Port Jackson

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Port Jackson
Sydney Ferry.jpg
A Sydney Catamaran ferry on Sydney Harbour
Location Sydney, New South Wales
Coordinates 33°51′30″S 151°14′00″E / 33.85833°S 151.23333°E / -33.85833; 151.23333Coordinates: 33°51′30″S 151°14′00″E / 33.85833°S 151.23333°E / -33.85833; 151.23333
River sources Parramatta, Lane Cove, Middle Harbour
Ocean/sea sources Tasman Sea of the South Pacific Ocean
Basin countries Australia
Islands Clark, Shark, Goat, Fort Denison
Settlements Sydney

Port Jackson, also called Sydney Harbour, is the natural harbour of Sydney, New South Wales, Australia. The harbour is an inlet of the Tasman Sea (part of the South Pacific Ocean). It is the location of the Sydney Opera House and Sydney Harbour Bridge. The location of the first European settlement in Australia, Port Jackson has continued to play a key role in the history and development of Sydney.

Many recreational events are based on or around the harbour itself particularly the Sydney New Year's Eve celebrations and the starting point of the Sydney to Hobart yacht race.

The waterways of Port Jackson are managed by the NSW Roads and Maritime Services. Sydney Harbour National Park protects a number of islands and foreshore areas, swimming spots, bushwalking tracks and picnic areas.[1]

History[edit]

Sydney Cove, Port Jackson in the County of Cumberland - from a drawing made by Francis Fowkes in 1788.
Clipper ships in Darling Harbour in 1900

The land around Port Jackson was occupied at the time of European discovery and colonisation by various tribes including the Gadigal, Cammeraygal, Eora and Wangal peoples. The Gadigal people are said to have occupied the land stretching along the south side of Port Jackson from what is now South Head, in an arc west through to Petersham. The Cammeraygal lived on the northern side of the harbour. The area along the southern banks of the Parramatta River, west of Petersham to Rose Hill, was reported to belong to the Wanegal. The Eora people lived on the southern side of the harbour, close to where the First Fleet settled.

The first recorded European discovery of Sydney Harbour, was by Lieutenant James Cook in 1770 - Cook named the inlet after Sir George Jackson, (one of the Lord Commissioners of the British Admiralty, and Judge Advocate of the Fleet).[2] His ship's log notation states "at noon we where...about 2 or 3 miles from the land and abrest of a bay or harbour within there appeared to be a safe anchorage which I called Port Jackson."

Eighteen years later, on 21 January 1788, after arriving at Botany Bay, Governor Arthur Phillip took a longboat and two cutters up the coast to examine Cook's Port Jackson. Phillip first stayed over night at Camp Cove, then moved down the harbour, landing at Sydney Cove and then Manly Cove before returning to Botany Bay on the afternoon of 24 January. Phillip returned to Sydney Cove in H.M. Armed Tender Supply on 26 January 1788, where he established the first colony in Australia, later to become the city of Sydney. In his first dispatch from the colony back to England, Governor Phillip noted that:[3][4]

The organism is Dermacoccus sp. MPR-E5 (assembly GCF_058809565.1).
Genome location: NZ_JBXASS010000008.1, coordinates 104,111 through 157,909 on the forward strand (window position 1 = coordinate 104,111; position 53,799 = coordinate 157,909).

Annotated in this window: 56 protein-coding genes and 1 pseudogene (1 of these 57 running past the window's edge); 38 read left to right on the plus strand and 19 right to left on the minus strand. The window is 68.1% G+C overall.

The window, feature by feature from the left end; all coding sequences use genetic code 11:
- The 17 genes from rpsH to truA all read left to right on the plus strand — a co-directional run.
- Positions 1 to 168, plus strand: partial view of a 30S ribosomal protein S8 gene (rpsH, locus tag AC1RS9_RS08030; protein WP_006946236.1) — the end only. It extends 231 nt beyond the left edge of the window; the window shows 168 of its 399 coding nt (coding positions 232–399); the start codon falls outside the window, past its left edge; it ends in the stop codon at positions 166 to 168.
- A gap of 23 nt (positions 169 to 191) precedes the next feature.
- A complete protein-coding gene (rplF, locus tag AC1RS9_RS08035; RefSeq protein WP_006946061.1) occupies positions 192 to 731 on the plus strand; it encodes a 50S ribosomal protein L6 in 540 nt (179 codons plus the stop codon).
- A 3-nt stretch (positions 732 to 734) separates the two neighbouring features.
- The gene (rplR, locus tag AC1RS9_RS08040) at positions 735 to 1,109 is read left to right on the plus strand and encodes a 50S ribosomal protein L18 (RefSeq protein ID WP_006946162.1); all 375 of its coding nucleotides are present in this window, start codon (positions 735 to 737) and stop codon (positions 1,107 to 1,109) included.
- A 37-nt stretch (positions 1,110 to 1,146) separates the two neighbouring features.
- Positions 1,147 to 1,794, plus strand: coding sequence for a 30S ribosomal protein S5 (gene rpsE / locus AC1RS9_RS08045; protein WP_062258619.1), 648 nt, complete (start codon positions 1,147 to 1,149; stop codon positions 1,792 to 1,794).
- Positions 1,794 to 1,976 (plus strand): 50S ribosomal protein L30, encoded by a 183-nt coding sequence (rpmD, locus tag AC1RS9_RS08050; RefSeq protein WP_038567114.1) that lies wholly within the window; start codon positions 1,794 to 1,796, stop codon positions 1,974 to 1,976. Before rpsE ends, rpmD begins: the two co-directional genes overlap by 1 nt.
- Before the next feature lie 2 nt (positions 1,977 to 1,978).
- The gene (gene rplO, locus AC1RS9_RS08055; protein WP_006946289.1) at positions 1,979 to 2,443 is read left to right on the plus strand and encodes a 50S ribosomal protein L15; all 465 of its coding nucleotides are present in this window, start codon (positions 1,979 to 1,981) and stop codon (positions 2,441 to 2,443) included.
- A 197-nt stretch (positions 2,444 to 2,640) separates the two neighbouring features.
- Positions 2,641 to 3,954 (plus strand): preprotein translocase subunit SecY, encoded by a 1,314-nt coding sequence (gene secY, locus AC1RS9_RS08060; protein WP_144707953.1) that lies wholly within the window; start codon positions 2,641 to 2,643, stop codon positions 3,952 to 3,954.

"...we had the satisfaction of finding the finest harbour in the world, in which a thousand sail of the line may ride in the most perfect security..."

— Governor Arthur Phillip, 15 May 1788.

The Great White Fleet, the United States Navy battle fleet, arrived in Port Jackson in August 1908 by order of U.S. President Theodore Roosevelt. From 1938, seaplanes landed in Sydney Harbour on Rose Bay, making this Sydney's first international airport.

Battle of Sydney Harbour[edit]

Further information: Attack on Sydney Harbour
A Japanese Ko-hyoteki class midget submarine M-21 being raised from Taylor's Bay, Sydney Harbour on 1 June 1942.

In 1942, to protect Sydney Harbour from a submarine attack, the 'Sydney Harbour anti-submarine boom net' was constructed. It spanned the harbour from Green (Laings) Point, Watsons Bay to the battery at Georges Head, on the other side of the harbour. On the night of 31 May 1942, three Japanese midget submarines entered the harbour, one of which became entangled in the western end of the boom net's central section. Unable to free their submarine, the crew detonated charges, killing themselves in the process. A second midget submarine came to grief in Taylor's Bay, the two crew committing suicide. The third submarine fired two torpedoes at USS Chicago (both missed) before leaving the harbour. In November 2006, this submarine was found off Sydney's Northern Beaches.[5]

The anti-submarine boom net was demolished soon after World War II, and all that remains are the foundations of the old boom net winch house, which can be viewed on Green (Laings) Point, Watsons Bay. Today, the Australian War Memorial has on display a composite of the two midget submarines salvaged from Sydney Harbour.[6][7] The conning tower of one of the midget submarines is on display at the R.A.N. Heritage Centre, Garden Island, Sydney.[8]